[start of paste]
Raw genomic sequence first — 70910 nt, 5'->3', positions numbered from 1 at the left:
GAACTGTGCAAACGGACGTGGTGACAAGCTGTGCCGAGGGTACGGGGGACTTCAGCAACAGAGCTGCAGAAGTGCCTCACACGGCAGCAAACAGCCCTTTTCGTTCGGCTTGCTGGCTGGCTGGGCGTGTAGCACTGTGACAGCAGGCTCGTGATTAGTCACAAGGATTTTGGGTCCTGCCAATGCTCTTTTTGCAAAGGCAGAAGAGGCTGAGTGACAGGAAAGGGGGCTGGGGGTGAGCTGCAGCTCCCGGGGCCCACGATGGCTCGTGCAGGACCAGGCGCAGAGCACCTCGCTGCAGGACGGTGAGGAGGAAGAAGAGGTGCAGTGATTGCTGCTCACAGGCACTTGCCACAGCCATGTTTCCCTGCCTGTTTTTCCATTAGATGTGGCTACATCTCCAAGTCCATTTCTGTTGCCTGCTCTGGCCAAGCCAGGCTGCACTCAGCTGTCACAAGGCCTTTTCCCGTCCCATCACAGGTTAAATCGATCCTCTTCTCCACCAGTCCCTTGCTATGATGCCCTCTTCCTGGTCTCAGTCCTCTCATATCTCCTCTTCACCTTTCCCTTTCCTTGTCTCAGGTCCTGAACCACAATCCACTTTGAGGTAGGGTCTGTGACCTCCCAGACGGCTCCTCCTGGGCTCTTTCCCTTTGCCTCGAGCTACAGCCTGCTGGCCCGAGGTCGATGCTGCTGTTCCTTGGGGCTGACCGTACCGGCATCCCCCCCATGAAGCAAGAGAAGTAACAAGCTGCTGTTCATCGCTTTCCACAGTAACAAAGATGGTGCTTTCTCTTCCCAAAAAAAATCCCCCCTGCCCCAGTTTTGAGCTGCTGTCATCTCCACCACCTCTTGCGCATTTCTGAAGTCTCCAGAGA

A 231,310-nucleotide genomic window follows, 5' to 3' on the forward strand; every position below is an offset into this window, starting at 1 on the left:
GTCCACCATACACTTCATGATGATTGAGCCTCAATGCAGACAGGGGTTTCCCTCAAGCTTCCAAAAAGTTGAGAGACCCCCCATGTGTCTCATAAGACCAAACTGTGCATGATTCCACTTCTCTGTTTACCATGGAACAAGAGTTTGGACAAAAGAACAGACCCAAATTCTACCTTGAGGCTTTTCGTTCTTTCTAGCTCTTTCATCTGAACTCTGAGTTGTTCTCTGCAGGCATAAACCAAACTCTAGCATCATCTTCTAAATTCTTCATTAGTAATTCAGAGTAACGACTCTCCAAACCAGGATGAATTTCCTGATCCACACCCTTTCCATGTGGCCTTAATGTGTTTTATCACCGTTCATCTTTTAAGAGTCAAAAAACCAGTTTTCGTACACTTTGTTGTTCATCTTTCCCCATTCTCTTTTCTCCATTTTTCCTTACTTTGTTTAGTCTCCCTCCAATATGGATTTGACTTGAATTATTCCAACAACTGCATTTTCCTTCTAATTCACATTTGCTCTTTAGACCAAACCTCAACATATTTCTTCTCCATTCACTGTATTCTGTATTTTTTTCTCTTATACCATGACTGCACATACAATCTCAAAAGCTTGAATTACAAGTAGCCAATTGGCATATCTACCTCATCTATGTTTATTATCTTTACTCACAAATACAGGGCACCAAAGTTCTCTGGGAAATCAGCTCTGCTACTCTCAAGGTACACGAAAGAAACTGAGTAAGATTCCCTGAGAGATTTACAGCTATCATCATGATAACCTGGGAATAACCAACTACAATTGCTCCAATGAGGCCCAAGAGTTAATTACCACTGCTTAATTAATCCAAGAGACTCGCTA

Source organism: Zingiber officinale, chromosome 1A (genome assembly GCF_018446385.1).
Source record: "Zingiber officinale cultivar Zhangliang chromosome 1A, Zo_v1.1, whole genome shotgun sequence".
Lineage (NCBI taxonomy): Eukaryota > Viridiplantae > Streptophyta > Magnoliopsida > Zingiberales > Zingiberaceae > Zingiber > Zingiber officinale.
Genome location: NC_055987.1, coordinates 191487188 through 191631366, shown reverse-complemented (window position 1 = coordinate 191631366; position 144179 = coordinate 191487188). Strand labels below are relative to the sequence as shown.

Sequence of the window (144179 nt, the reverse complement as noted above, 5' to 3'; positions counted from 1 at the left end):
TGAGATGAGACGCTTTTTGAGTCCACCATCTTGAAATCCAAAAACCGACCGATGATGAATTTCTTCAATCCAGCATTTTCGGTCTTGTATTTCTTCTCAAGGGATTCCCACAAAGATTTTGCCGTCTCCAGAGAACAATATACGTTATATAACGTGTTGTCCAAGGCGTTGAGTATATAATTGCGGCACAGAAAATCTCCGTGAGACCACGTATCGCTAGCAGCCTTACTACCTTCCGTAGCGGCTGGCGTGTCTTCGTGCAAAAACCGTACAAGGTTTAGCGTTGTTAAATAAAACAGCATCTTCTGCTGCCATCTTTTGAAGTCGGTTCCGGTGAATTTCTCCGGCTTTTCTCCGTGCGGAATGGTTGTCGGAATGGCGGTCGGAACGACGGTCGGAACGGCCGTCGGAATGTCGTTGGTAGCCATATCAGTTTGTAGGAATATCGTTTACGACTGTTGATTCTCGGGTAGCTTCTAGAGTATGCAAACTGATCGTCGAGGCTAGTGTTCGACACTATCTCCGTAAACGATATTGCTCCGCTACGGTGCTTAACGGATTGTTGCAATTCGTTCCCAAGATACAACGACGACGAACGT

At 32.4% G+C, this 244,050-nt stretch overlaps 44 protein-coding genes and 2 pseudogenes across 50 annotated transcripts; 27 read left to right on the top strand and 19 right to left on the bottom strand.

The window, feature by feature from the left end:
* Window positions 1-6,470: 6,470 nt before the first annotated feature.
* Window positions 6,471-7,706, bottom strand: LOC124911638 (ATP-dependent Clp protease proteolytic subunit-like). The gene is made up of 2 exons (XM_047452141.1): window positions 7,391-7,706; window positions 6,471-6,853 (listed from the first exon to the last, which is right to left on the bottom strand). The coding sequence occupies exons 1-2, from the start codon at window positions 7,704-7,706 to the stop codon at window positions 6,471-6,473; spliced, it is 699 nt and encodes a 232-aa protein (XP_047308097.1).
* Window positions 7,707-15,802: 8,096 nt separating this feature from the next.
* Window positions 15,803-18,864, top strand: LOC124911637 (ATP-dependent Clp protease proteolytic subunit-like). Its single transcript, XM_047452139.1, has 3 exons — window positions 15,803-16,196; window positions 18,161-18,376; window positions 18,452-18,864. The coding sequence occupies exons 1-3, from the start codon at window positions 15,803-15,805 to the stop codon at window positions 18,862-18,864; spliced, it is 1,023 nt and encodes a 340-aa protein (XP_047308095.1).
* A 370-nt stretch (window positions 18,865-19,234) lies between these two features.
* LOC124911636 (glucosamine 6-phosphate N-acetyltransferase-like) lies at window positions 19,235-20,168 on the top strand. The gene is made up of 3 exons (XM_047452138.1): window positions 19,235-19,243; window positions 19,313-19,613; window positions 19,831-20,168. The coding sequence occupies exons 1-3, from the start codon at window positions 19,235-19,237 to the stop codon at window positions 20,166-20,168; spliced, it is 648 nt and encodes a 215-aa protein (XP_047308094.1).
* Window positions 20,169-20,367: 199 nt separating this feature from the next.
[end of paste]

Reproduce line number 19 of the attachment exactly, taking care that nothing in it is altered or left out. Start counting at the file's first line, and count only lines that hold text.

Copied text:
* Window positions 20,169-20,367: 199 nt separating this feature from the next.